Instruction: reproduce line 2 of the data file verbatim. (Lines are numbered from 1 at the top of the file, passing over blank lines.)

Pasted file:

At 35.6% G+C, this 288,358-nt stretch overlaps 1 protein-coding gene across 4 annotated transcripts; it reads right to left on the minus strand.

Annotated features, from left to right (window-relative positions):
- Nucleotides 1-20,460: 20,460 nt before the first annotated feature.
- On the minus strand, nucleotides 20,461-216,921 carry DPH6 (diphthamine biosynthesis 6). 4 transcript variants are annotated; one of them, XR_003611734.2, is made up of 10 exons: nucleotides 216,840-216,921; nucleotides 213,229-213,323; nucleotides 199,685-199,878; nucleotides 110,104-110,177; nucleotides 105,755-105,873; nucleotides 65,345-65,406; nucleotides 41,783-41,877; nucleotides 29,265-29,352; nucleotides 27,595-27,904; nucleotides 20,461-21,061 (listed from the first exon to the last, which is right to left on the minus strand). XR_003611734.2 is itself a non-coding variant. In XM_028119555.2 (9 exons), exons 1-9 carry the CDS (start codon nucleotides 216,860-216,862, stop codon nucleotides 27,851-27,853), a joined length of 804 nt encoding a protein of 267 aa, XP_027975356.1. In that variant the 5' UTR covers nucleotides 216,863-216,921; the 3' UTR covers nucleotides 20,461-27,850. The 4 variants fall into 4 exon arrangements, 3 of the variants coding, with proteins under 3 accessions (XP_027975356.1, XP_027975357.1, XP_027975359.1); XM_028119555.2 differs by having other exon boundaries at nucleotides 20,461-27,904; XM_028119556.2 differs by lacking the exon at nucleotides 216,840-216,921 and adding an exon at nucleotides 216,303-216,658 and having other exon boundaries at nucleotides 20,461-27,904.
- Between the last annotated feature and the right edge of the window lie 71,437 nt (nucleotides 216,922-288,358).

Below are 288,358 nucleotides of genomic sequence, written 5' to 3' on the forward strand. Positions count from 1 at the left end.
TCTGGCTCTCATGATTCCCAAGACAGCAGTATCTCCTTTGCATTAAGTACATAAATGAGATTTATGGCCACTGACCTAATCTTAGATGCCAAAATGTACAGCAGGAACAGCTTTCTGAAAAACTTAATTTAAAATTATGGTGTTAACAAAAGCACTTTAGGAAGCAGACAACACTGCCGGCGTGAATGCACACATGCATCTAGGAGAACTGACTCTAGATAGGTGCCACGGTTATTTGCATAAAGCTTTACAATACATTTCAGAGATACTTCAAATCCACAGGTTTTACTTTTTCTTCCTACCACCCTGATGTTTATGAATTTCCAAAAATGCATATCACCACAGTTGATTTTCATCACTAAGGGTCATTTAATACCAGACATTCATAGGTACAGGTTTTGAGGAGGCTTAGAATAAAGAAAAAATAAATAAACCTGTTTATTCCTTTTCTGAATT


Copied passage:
Annotated features, from left to right (window-relative positions):